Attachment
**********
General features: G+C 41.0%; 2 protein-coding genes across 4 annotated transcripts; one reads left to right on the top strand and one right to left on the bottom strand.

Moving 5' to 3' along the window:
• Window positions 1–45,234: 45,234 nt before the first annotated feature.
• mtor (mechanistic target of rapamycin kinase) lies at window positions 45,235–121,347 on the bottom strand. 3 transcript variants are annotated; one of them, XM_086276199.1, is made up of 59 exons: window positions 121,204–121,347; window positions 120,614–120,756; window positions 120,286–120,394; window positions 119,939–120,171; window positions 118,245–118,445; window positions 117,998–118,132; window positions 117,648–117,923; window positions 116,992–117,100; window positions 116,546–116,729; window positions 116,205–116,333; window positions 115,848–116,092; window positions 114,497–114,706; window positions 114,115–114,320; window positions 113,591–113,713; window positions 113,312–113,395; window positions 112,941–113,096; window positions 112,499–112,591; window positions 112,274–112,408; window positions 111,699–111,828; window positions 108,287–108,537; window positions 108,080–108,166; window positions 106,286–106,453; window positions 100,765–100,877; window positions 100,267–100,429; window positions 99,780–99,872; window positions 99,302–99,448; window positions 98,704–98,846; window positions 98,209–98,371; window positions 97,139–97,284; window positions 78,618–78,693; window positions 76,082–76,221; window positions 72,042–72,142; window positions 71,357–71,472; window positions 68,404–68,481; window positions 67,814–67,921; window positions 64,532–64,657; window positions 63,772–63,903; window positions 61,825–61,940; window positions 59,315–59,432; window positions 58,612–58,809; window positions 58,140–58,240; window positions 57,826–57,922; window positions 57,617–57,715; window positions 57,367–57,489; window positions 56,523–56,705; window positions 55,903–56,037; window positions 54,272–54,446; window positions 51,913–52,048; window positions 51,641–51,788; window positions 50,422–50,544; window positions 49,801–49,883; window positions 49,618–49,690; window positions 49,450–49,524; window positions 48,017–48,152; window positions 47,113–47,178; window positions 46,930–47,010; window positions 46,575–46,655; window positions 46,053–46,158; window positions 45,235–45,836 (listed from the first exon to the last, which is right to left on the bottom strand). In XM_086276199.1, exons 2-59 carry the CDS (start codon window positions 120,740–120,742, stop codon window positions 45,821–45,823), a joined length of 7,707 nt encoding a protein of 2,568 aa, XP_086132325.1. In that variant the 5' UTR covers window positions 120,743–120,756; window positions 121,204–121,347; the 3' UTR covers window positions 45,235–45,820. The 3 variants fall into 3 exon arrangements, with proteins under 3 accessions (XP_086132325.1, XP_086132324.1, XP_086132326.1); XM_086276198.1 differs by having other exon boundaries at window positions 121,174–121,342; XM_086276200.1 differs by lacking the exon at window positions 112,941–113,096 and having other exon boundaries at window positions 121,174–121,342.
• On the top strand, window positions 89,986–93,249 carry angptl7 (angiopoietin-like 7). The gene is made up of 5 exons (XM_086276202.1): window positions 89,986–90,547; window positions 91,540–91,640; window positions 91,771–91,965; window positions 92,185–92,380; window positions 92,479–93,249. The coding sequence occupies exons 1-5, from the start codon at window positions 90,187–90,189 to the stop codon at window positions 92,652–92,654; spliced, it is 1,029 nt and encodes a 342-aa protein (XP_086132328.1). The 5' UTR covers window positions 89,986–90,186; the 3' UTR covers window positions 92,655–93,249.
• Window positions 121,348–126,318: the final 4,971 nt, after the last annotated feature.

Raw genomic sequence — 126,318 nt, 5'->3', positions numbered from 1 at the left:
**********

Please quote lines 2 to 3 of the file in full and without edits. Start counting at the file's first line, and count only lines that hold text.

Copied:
Moving 5' to 3' along the window:
• Window positions 1–45,234: 45,234 nt before the first annotated feature.